• Maintaining Relationships with Clients: Many students suggested that participation in the BC programme has improved their overall communication skills. For some, this harks back to the real-world nature of the project, where they realised that poor communication is likely to have negative effect on the relationship with the client organisation: “I feel personally, that communication has not always been a strong point for me and I am often slow to maintain contact. However, when faced with a situation in which so many parties are dependent on this, I feel I have improved vastly over the course of the two semesters. I feel that perhaps this is because the situation in the Business Clinic is much more ‘real life’ than a situation in a University context”. Most students were aware of the importance of maintaining communication with client organisations, and were able to understand this from the client’s perspective: “There is a real client and a real business which will be forced to make decisions based on your research. If we had not presented anything of value to them it would have resulted in a negative financial cost to the centre as they would not have been able to justify the time that they had devoted to spending with us”

The benefits of the initiative were not only for the students but for all stakeholders. Thus, it is worth mentioning those.

Feedback from the businesses was positive with the following comments received:

  • ‘The group were presented with a difficult challenge with many areas (of the organisation) requiring to be reviewed. They were very efficient in proposing what they could achieve and the areas with maximum impact on charities’. 
  • ‘The group used their skill set very well when dividing up the tasks – the competitor analysis was great’. 
  • Thank you all again for a fantastic presentation on Tuesday. I thought you did brilliantly and put together a very sophisticated summary and strategy for Glimpse moving onwards and upwards! The slides looked great. Your points were all very clear, relevant and focused. The feeling of real progress and value added to Glimpse was palpable. It was a great pleasure working with you all over recent months and I wish you the very best success in your future careers. I have no doubt you will do well.’

By assisting these micro businesses in Glasgow, our students will have helped the organisations benefit from sustained growth, leading to wider benefits for the economy as a whole.

Our students accepted the challenges from the businesses with panache, working well with the representatives of the businesses resulting in a successful and meaningful relationship for all involved. Some students were offered positions in the organisations they conducted consultancy for.

The University benefitted as well. The professional manner of the students represented the Business School in a positive light, helping enhance our reputation within the wider business community.

Lessons Learnt

The main lesson learned through the business clinic is that students need to be thoroughly prepared for the steep learning curve and for the uncertainty they will face. They have to be made aware that the format of class they will be engaging with is not subject to the same rules, rights and responsibilities as traditionally taught classes. This was perhaps not emphasised strongly enough the first time we run this class. For instance, students kept trying to please / satisfy the lecturer through performing academically rigorous work that lacked practical relevance. Also, students were uncomfortable with the changing circumstances of their client organisations. Real world problems are dynamic, and not static as the case studies presented in the classroom. Finally and more generally, students struggled with the uncertainty and fuzziness surrounding the daily life of businesses. It wasn’t easy for them to analyse and disentangle issues related to different disciplinary areas, particularly when they were given different interpretations of events from different staff members in the client organisation.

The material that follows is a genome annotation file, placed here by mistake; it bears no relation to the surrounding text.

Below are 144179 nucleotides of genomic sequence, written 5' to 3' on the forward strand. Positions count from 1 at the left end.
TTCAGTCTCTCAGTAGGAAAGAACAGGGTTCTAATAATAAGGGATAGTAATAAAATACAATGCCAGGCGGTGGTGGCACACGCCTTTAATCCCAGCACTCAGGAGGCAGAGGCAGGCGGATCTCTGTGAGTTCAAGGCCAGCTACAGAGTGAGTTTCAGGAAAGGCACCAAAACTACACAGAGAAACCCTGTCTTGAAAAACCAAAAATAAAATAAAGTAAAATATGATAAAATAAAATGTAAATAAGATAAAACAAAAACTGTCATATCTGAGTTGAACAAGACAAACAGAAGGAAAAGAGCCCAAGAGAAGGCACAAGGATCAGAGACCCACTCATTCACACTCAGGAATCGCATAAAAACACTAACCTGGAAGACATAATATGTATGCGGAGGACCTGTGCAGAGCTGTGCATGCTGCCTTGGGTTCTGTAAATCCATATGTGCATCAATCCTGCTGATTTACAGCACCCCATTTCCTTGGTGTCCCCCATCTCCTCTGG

We faced a number of challenges in implementing this initiative. Firstly, we had to obtain access to client organisations before the project has established any legitimacy or track record. Once this hurdle was overcome, all other challenges stemmed from the scale of the project. Hence, those will be discussed in the section below.


Given the number of students and organisations involved, managing the projects was non-trivial. The project required a considerable administrative effort in terms of arranging workshops and meetings. This involved such things as getting nearly 130 individuals in the same room at the same time for the launch event when they either had clashing academic timetables (for the students) or full time, struggling businesses to run.

Suggestions for Transferability

 I believe this initiative can be transferred to other teaching and learning contexts. The Business Clinic itself is already modelled on the Law Clinic of the University of Strathclyde. This initiative can be transferred across any discipline where the practice is key to the development of expertise in the learner as opposed to her developing conceptual knowledge. Key in the transferability is the consideration of the impact that the project may have on the third party that is involved as beneficiary of the students’ practice. In this respect, lecturers should consider the following:

  • What duties and responsibilities can learning individuals be assigned (i.e. not yet qualified professionals)?
  • Is an academic supervisor necessary and, if so, should this person hold overall responsibility over the delivery of the project to the third party?

What could go wrong and what contingency measures can be put in place?